Three of Guelfetto’s men, by the sound, took prisoner one Amadeo Neruccio. Salvesto knew the family name. The She-Wolf contrada had won the palio of August not a week before.
Caught up in his own problems of the past year, the July and August horse races had come and gone without him. He had loved attending them in a youth that seemed long past. He was thirty-five years old, and he felt the weight of the fading old dame, the villa, on his shoulders, aging him every day. He sighed as his duties pressed down on him.
“Go down before I throw you down,” one of the thugs growled to his captive.
Glancing at Guelfetto’s aged face, pinched with spite, Salvesto was half inclined to join in the fighting. At least to make things fair for the lone man against three, dragged fighting to the cellar steps built against the stone foundations. The man clutched at the stones as if they were his only allies.
“You should leave, my dear conte,” Guelfetto said.
“I will stay,” Salvesto replied.
“Don’t forget, you are not master here.”
“I do not forget,” Salvesto said. “You have my silver plates and cups, and you have yet to give me my money.” Payment on the villa was due soon, and the harvest near, but not near enough.
Amadeo tumbled down the last of the steps, bumped once against the stone foundation, and fell to his knees on the dirt floor. One of the toughs hauled him to standing by the shirtfront, shook him, and slapped him in the head.
“What has he done, Guelfetto?” Salvesto winced for the bloody scrape across the man’s forehead.
“A thief, nothing more than that.” Guelfetto waved his hand in a negligent way.
“Why do you handle so harshly a thief amongst thieves? Why not celebrate?”
The old man narrowed his eyes at Salvesto.
“I am not a thief!” Amadeo shouted.
“Take care of him, but mind his face,” Guelfetto said. “Though it’s not just his face his new masters are interested in!”
The toughs laughed, pushed Amadeo against the wall, and one of them held him as the other drew back to strike low. Amadeo twisted at the last moment and freed an arm. Taking advantage of their surprise and, by the sour fumes of their sweat and breath in Salvesto’s nose, their inebriation, Amadeo kicked and struck out until they grasped nothing but his tattered coat as he raced back up the stairs.
“Run!” Salvesto shouted.
“Get him, you useless louts!” Guelfetto screamed. To Salvesto, he said, “Five silver ducats say he will not escape, Conte Masello.”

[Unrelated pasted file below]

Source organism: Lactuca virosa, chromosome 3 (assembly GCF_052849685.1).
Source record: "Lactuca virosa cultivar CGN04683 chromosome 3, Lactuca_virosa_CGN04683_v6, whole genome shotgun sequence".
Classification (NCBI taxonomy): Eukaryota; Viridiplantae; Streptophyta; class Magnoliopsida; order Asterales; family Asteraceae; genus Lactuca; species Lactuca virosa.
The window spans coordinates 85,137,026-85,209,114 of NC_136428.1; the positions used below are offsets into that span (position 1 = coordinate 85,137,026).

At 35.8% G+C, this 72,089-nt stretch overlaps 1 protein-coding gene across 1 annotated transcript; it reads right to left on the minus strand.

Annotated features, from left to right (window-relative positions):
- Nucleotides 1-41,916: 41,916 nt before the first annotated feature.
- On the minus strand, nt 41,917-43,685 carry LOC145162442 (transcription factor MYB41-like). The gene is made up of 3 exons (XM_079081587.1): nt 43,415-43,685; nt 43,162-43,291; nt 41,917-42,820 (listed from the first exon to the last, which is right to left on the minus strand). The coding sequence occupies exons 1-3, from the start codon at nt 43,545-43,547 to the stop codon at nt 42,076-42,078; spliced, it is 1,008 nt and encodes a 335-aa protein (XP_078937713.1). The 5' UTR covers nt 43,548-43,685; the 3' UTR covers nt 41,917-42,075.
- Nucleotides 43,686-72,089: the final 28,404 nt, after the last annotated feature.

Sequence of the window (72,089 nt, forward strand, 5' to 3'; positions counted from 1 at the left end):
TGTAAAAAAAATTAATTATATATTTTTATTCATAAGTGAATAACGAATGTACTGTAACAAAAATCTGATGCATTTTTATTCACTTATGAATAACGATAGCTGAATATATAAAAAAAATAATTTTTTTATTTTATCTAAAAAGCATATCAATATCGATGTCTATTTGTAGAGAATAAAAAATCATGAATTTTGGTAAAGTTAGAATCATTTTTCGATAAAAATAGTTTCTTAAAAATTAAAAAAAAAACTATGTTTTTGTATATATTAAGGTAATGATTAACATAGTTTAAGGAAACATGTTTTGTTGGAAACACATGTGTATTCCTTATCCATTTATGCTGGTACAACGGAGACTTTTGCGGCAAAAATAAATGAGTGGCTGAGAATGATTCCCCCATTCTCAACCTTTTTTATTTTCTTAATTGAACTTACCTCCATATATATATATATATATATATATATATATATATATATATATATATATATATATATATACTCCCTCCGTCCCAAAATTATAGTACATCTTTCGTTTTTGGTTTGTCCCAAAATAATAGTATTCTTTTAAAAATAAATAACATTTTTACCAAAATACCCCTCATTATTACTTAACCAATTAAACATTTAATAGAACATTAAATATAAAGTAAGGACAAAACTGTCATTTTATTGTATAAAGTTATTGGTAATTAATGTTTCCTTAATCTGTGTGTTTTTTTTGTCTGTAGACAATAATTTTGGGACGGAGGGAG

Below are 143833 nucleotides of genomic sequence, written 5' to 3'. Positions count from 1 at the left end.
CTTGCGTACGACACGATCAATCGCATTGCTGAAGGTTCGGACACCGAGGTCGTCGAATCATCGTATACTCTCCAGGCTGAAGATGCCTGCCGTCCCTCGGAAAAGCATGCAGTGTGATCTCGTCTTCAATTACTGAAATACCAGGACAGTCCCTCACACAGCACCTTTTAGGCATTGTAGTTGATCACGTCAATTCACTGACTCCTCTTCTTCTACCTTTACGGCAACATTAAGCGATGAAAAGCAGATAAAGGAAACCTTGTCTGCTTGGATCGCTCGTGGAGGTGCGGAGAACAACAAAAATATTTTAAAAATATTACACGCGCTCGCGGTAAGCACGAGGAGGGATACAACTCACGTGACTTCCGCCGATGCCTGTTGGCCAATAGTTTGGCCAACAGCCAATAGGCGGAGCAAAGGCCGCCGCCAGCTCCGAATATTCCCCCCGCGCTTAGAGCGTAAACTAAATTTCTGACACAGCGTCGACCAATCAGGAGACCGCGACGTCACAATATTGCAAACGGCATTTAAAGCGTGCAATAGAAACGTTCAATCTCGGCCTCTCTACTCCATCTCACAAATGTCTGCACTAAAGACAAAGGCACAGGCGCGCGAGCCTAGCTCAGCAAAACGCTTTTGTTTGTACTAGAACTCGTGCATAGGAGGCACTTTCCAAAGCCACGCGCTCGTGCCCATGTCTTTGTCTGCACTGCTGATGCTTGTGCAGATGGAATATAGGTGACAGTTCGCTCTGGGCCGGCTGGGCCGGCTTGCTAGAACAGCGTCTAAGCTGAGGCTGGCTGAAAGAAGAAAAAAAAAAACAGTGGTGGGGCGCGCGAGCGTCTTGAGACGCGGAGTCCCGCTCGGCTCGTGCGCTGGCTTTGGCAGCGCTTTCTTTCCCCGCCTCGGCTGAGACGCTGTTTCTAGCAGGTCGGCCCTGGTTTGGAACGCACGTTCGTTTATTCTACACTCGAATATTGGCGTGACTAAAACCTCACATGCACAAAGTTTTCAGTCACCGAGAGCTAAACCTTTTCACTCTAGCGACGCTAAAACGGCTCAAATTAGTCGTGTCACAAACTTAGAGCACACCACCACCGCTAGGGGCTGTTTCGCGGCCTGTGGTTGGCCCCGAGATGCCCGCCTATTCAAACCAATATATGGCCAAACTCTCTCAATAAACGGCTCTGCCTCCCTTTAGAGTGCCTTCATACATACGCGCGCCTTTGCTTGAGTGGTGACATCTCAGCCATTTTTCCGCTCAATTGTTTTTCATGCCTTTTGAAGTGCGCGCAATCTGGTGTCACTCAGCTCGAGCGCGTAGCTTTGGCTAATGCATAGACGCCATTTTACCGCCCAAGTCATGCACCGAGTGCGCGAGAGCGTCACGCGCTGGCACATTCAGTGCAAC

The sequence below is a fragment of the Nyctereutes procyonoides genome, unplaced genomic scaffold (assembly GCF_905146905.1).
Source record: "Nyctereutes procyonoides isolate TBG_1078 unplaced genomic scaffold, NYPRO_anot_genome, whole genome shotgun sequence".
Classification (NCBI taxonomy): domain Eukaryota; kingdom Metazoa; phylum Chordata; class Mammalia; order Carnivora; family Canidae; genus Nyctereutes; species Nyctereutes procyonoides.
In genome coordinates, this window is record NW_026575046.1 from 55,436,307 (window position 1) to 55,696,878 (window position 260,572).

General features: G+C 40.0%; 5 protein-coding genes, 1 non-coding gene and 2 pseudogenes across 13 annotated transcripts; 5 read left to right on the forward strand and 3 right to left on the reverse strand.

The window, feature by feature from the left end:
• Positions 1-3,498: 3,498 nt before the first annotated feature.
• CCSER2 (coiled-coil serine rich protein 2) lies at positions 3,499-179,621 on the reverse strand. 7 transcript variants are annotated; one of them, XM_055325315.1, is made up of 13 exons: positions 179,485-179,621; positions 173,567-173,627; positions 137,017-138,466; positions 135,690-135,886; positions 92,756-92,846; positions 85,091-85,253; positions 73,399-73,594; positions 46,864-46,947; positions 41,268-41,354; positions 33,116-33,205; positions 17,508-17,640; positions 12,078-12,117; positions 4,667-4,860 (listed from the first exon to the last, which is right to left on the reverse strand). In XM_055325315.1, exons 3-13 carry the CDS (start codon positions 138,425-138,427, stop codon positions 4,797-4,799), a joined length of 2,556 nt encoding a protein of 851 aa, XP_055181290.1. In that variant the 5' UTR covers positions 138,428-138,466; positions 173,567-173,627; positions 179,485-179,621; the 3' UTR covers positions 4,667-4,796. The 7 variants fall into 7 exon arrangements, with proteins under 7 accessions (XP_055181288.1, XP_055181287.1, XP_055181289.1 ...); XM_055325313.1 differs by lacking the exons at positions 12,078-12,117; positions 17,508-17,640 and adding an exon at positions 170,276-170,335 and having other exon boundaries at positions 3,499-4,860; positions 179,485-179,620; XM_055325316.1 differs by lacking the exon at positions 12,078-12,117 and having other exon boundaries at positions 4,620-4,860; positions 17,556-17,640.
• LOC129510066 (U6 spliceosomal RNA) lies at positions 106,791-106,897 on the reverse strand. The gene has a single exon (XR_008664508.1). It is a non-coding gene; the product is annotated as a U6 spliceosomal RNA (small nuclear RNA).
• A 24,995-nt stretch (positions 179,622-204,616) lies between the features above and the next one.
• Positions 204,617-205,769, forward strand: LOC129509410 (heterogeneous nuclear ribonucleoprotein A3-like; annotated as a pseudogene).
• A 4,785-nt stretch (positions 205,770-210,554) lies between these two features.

“The bet is he will not escape you, and I say he will. Make it ten,” Salvesto replied as the man reached the top of the stairs and the half-open door. He glanced down once at Salvesto. Amadeo’s dark eyes were sharp with freedom so near, as if he could feel the touch of the sun on his face. Salvesto willed him through the door, saying not a word more with his fists clenched behind him.
The toughs boiled up the stairway after Amadeo, and the first reached the fugitive just as he made a movement to slip through the door. They fought him back down the steps, anger likely burning away the effects of too much grappa in their blood now. Amadeo would not take them by surprise again.
“Now make him pay, make him bleed!” Guelfetto cried out, so overtaken by bloodlust, spittle flew from his mouth, some of it landing on Salvesto’s sleeve. The toughs fell on Amadeo with flying fists and kicking feet.
Salvesto endured the beating for as long as he could before pity made him speak. “Stop. Enough. He’s done.”
“You are not master here, Conte Masello. You are a worm like all the worms that come begging to Guelfetto’s cellar.”
“Padrone!” Amadeo cried out. His dark eyes caught and held Salvesto’s. “Padrone, please!”
“That’s more like it, Neruccio,” Guelfetto crooned. “And you thought you could get no lower than the bathhouse in Florence, eh? Come to me, Neruccio. Crawl.”
The toughs stepped back, dropping Amadeo on all fours. Head hanging, black hair smeared with sweat and blood, their captive crawled across the dirt floor with excruciating slowness. The rough men jeered and barked like dogs, mocking his contrada of the She-Wolf.